Rob, Paulie, and I went looking for our fortune in the sand again, waiting for a life-saving half-hour to pass.
So relatable!! The cautionary adages of the 50s and 60s….the sensory beach images….the sticky peanut butter & jelly and the eternal Kool-aid sugar high!
Good to have that shared history in our childhood DNA!
Good indeed, Deb!
I swear our parents forbade us to swim for an hour after eating so they could have an hour where they didn’t have to focus on us riding those waves at Scarborough!
Nostalgic John… such fond memories of our youth!
John I also have 4 daughters and 13 grandchildren (a baker’s dozen) !
Once again we share common ground!
That’s precious common ground, Ernie!
Great one John!
Is “waiting to go (back) in the water” a metaphor for these days?
Seems like it might be.
Think so, Steve.
John, again you have eloquently captured a moment of a time gone by. I look forward to your monthly posts. Thanks!
John, every generation of our family has this story…did our parents have a plan in mind, or are we so a part of the ocean, our ocean? I am so much older than you and yet I had the same experience, the same boardwalk, the hot sand and those same sandwiches at noon, and the hour’s wait, that endless hour! Frank and I walked that beach as teenagers, raised our children there and this week David and I will introduce his grandchildren, my great grands to the very same spot!! …and the beat goes on…
thanks for the memory…carol
It’s our ocean, for sure, with ever-widening ripples. Enjoy your great-grands, and give my best to David.
Great piece, John. Such a joy to read. You captured that era so perfectly. Reminded me of summer beach trips when I was that age. Thanks for the memories and the laughs!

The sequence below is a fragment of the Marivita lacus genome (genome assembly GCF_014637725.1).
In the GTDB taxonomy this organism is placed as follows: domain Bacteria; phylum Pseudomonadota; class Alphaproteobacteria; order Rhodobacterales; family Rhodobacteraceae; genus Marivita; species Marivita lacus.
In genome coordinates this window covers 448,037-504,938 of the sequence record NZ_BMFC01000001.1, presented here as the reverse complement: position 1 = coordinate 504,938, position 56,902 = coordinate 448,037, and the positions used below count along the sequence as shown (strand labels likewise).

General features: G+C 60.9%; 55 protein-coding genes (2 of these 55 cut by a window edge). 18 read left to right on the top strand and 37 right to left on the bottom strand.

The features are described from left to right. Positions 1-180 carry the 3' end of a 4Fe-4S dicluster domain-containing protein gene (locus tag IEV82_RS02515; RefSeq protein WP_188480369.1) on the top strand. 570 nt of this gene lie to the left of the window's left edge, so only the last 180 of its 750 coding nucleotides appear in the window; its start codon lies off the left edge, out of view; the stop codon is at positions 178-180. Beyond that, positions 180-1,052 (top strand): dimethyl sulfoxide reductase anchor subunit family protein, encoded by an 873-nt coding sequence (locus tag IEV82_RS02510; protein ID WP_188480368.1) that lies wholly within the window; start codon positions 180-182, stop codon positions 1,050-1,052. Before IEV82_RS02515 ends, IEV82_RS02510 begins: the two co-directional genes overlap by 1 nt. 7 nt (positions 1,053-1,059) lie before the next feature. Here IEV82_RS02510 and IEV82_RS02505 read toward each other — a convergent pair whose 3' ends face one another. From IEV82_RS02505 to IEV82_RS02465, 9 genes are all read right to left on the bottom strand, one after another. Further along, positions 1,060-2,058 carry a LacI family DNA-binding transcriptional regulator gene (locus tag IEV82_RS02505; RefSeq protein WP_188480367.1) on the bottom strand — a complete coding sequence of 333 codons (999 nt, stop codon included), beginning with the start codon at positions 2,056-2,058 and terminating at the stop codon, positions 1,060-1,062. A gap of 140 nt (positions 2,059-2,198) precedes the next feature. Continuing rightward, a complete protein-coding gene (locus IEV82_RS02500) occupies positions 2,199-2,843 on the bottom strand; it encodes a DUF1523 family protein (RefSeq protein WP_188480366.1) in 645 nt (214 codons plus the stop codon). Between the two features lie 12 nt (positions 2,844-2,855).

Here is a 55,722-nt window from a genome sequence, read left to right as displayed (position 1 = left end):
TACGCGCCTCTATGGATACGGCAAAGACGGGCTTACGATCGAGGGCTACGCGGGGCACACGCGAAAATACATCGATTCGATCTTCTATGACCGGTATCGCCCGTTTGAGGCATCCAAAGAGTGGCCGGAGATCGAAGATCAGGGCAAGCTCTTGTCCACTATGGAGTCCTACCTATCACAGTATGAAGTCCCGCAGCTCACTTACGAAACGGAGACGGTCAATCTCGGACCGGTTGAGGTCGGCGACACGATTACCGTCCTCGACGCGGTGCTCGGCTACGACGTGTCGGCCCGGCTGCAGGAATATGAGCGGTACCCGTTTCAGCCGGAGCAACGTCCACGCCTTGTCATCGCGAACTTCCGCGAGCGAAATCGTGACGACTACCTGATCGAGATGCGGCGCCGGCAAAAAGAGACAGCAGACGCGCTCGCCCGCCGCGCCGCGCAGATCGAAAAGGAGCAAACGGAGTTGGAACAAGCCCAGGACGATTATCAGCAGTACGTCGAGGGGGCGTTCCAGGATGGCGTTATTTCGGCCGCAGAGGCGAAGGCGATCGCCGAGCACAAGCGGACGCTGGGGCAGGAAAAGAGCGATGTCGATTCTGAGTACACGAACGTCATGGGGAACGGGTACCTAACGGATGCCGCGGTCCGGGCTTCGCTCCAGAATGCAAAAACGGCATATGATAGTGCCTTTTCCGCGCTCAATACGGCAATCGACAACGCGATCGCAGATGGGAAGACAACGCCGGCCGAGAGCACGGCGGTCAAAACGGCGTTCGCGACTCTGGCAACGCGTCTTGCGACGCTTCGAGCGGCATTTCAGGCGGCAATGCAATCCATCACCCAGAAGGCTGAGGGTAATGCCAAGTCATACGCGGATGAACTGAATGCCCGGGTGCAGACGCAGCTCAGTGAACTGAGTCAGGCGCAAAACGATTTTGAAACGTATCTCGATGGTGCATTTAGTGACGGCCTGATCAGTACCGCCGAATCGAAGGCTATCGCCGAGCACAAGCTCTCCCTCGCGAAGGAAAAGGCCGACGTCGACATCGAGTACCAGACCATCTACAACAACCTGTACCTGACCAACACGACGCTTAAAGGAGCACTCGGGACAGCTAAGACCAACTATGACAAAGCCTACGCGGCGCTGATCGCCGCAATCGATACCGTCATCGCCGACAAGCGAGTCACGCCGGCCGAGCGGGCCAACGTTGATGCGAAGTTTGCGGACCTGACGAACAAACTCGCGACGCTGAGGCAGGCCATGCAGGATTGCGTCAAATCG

Thanks, Martha. Enjoy the rest of your summer!
I was visiting my mom in Providence last week, and I actually told her that the day was so sunny, bright blue and hot that it reminded me of the days she would pile all 5 of us into the station wagon with a cooler packed with sandwiches and fruit, and drive the hour down to Scarborough to hang out with our cousins. We were part of the “cousin” clan, but we only got to go to Scarborough a few times a summer and join those of you lucky enough to have a house down there. (That’s me, first row, far right.) My memory of those days are so vivid 60 years later, and reading this brings them to life once again. Thank you!
Thanks for writing, Jodi. Glad you enjoyed the piece. Please give my best to your sweet mom!
Still shaking the sandy memories of Scarborough from my shoes all these years later. PB&J with Kool Aid was always served along with the dreaded “you’ll drown” from mom or the neighbor mom who brought along her kids. Great memories, John. Thanks for stirring up days of olde!
Good sandy memories for all of us, Scott!
A little late in my response but your piece brought back memories of my family’s excursions to Goosewing Beach in Tiverton every Sunday. I smiled at your description of your cousin, “Next one, Next one,” at the approach of a wave. I think that was common language across the beaches. When I was 11 years old, we got a pool so we stopped going to the beach which was always a bittersweet development.
Come to think of it, “Next one, next one” is common language across all kinds of life situations. Glad you enjoyed the piece, Joe.